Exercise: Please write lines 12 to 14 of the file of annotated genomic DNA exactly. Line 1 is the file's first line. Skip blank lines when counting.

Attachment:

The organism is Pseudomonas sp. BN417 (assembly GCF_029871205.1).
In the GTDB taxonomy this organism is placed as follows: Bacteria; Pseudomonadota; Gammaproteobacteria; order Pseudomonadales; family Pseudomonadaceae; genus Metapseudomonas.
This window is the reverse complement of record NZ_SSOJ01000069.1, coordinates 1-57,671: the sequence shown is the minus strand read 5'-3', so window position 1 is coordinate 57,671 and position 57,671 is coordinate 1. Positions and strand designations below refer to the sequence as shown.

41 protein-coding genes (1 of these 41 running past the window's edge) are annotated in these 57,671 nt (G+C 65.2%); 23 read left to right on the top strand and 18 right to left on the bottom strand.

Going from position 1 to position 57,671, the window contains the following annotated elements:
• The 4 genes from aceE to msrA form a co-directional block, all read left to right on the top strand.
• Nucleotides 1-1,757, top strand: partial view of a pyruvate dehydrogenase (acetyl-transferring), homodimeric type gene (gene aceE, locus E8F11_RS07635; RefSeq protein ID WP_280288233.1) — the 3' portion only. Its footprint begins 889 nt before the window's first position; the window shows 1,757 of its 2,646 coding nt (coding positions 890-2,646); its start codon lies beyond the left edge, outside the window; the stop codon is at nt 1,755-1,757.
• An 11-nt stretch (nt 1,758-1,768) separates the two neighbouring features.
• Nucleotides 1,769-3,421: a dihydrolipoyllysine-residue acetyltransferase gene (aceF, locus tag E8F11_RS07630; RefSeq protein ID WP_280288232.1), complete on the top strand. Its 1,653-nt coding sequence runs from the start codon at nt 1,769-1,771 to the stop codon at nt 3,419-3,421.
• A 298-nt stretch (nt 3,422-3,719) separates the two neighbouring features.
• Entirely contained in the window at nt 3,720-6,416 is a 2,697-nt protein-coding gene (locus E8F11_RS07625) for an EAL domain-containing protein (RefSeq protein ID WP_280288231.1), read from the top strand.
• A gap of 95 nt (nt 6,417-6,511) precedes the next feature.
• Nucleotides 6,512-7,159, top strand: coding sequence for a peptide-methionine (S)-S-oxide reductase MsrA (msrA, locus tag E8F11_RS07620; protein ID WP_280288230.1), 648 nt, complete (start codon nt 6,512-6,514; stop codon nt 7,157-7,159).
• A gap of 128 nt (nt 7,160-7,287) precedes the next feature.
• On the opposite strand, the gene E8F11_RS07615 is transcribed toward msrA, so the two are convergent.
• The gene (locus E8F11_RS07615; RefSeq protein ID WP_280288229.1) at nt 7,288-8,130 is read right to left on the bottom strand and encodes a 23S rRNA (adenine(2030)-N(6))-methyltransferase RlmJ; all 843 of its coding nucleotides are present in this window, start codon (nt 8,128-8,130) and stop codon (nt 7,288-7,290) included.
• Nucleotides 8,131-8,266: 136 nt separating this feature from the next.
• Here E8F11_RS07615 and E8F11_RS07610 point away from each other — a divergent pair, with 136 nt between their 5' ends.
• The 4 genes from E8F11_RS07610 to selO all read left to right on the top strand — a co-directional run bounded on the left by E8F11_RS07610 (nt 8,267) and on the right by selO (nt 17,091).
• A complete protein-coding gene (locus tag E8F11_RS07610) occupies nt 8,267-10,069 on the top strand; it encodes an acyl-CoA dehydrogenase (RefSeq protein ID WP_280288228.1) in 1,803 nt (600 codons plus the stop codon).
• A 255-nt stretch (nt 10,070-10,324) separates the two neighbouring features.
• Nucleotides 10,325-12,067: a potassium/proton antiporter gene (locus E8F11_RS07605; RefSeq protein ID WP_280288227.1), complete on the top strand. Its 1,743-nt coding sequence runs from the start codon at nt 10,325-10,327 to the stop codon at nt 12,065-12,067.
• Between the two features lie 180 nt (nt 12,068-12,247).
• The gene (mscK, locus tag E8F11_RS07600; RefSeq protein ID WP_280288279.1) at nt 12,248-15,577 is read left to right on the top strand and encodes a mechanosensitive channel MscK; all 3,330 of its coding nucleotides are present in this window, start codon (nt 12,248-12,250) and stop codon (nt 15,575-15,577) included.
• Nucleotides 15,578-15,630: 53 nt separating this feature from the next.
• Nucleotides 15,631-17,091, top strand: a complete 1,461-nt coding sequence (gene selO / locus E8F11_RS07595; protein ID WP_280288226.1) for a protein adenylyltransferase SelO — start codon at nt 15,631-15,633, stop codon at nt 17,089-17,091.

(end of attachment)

• A gap of 95 nt (nt 6,417-6,511) precedes the next feature.
• Nucleotides 6,512-7,159, top strand: coding sequence for a peptide-methionine (S)-S-oxide reductase MsrA (msrA, locus tag E8F11_RS07620; protein ID WP_280288230.1), 648 nt, complete (start codon nt 6,512-6,514; stop codon nt 7,157-7,159).
• A gap of 128 nt (nt 7,160-7,287) precedes the next feature.